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J Abnorm Psychol. 2012 Nov;121(4):795-809. doi: 10.1037/a0026847. Epub 2012 Jan 30.

Maternal cognitions and mother-infant interaction in postnatal depression and generalized anxiety disorder.

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1
Department of Psychiatry, Warneford Hospital, University of Oxford, Oxford, United Kingdom. alan.stein@psych.ox.ac.uk

Abstract

Postnatal depression and anxiety have been shown to increase the risk of disturbances in mother-child interaction and child development. Research into mechanisms has focused on genetics and maternal behavior; maternal cognitions have received little attention. Our aim was to experimentally determine if worry and rumination in mothers with generalized anxiety disorder (GAD) and major depressive disorder (MDD), diagnosed in the postnatal 6 months, interfered with maternal responsiveness to their 10-month old infants. Mothers (N = 253: GAD n = 90; MDD n = 57; control n = 106) and their infants were randomized to either a worry/rumination prime (WRP) or a neutral prime (NP); mother-infant interactions were assessed before and after priming. Type of priming was a significant predictor of maternal cognitions, with WRP resulting in more negative thoughts, higher thought recurrence and more self-focus relative to NP across the entire sample. Interaction effects between group and priming were significant for two parenting variables: Compared with controls, WRP had a more negative impact on maternal responsiveness to infant vocalization for GAD, and to a lesser extent for MDD; WRP led to decreased maternal vocalization for GAD. Also, mothers with GAD used stronger control after the NP than WRP, as well as compared with other groups, and overall post-priming, their children exhibited lower emotional tone and more withdrawal. Across the entire sample, WRP was associated with increased child vocalization relative to NP. This study demonstrated that disturbances in maternal cognitions, in the context of postnatal anxiety and to a lesser degree depression, play a significant role in mother-child interaction.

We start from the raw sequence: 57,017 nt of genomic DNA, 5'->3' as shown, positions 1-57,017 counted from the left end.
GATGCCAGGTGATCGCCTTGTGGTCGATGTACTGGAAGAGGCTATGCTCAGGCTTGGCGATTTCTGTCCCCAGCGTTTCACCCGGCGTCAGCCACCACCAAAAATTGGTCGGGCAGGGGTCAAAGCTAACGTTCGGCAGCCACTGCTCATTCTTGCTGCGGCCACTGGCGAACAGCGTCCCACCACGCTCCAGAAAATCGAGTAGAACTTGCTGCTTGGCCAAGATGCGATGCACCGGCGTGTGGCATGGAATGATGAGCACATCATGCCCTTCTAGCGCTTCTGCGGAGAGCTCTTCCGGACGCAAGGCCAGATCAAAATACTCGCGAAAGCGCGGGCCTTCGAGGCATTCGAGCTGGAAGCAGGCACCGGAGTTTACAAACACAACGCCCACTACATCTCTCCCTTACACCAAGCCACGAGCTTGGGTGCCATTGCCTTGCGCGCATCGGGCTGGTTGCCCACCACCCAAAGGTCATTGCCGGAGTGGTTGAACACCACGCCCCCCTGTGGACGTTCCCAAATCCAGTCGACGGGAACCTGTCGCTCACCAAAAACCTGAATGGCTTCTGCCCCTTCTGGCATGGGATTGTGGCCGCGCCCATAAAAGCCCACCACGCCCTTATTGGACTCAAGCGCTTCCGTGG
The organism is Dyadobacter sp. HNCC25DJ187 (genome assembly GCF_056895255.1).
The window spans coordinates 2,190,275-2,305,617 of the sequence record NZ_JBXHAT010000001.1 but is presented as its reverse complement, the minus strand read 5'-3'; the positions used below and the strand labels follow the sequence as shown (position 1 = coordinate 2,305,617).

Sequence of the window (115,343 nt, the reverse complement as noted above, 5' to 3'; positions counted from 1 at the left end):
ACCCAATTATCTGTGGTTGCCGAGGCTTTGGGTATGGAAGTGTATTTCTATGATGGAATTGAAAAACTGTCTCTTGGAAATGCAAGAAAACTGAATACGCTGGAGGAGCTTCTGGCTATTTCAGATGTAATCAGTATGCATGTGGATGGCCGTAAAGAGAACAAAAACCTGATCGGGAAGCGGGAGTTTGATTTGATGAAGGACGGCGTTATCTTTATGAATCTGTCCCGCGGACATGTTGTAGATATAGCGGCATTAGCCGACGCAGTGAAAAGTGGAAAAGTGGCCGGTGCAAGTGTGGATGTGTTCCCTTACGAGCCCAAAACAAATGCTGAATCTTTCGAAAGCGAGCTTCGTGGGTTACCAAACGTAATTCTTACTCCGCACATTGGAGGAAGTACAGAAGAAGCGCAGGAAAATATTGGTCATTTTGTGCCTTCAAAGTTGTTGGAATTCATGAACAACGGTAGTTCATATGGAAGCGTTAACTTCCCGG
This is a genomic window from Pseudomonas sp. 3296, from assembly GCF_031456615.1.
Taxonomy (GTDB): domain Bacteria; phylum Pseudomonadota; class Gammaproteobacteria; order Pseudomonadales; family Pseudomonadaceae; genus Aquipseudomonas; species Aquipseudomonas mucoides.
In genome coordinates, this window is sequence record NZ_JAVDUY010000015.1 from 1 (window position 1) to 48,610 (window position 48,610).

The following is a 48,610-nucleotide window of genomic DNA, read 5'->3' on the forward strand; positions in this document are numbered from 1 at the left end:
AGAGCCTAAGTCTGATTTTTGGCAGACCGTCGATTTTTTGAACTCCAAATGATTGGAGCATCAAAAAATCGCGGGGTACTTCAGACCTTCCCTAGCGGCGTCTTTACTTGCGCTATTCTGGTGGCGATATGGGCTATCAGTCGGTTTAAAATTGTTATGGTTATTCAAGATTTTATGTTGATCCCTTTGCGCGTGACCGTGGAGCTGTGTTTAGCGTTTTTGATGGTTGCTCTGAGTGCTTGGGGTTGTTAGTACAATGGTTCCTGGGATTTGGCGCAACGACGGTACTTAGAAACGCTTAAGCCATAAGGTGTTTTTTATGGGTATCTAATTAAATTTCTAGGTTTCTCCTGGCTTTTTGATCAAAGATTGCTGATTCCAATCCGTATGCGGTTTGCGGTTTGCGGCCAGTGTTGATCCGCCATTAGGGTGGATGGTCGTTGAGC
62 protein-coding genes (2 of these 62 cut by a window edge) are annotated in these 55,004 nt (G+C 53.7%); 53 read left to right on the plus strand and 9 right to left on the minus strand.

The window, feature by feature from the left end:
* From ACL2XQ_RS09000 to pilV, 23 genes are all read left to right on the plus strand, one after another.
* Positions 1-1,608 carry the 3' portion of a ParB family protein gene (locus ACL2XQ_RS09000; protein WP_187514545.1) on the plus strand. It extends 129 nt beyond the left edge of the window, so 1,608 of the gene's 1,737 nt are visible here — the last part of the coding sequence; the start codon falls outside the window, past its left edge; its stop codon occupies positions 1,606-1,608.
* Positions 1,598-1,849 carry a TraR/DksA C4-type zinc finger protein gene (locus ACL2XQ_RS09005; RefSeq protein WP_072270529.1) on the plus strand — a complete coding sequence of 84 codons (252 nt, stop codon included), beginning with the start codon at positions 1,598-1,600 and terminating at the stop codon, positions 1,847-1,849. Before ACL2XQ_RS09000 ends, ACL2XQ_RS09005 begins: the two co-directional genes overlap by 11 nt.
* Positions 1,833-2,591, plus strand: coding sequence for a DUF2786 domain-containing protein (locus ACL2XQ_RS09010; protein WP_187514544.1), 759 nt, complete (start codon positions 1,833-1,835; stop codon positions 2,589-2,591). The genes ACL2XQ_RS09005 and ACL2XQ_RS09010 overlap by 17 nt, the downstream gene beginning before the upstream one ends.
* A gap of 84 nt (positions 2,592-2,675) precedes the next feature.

PMID:
22288906
PMCID:
PMC3506203
DOI:
10.1037/a0026847
[Indexed for MEDLINE]
Free PMC Article
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